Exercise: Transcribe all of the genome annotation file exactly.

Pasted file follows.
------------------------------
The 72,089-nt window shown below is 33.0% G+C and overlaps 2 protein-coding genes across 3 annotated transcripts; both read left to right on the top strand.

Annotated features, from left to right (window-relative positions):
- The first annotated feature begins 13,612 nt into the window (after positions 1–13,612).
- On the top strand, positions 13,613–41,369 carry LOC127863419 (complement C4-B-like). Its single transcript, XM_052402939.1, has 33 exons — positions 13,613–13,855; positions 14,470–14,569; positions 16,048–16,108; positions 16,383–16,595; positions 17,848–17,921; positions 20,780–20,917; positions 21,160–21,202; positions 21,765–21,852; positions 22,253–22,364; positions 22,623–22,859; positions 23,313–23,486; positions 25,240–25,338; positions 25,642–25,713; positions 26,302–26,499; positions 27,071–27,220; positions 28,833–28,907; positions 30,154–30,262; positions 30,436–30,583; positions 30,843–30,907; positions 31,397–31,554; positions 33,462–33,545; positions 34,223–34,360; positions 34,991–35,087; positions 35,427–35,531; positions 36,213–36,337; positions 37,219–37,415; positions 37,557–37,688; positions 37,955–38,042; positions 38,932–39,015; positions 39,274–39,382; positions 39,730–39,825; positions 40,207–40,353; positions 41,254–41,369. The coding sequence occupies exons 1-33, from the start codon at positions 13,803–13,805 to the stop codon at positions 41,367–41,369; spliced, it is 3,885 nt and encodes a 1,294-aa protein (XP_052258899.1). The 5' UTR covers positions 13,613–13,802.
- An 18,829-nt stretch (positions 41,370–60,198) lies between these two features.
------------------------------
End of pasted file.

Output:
The 72,089-nt window shown below is 33.0% G+C and overlaps 2 protein-coding genes across 3 annotated transcripts; both read left to right on the top strand.

Annotated features, from left to right (window-relative positions):
- The first annotated feature begins 13,612 nt into the window (after positions 1–13,612).
- On the top strand, positions 13,613–41,369 carry LOC127863419 (complement C4-B-like). Its single transcript, XM_052402939.1, has 33 exons — positions 13,613–13,855; positions 14,470–14,569; positions 16,048–16,108; positions 16,383–16,595; positions 17,848–17,921; positions 20,780–20,917; positions 21,160–21,202; positions 21,765–21,852; positions 22,253–22,364; positions 22,623–22,859; positions 23,313–23,486; positions 25,240–25,338; positions 25,642–25,713; positions 26,302–26,499; positions 27,071–27,220; positions 28,833–28,907; positions 30,154–30,262; positions 30,436–30,583; positions 30,843–30,907; positions 31,397–31,554; positions 33,462–33,545; positions 34,223–34,360; positions 34,991–35,087; positions 35,427–35,531; positions 36,213–36,337; positions 37,219–37,415; positions 37,557–37,688; positions 37,955–38,042; positions 38,932–39,015; positions 39,274–39,382; positions 39,730–39,825; positions 40,207–40,353; positions 41,254–41,369. The coding sequence occupies exons 1-33, from the start codon at positions 13,803–13,805 to the stop codon at positions 41,367–41,369; spliced, it is 3,885 nt and encodes a 1,294-aa protein (XP_052258899.1). The 5' UTR covers positions 13,613–13,802.
- An 18,829-nt stretch (positions 41,370–60,198) lies between these two features.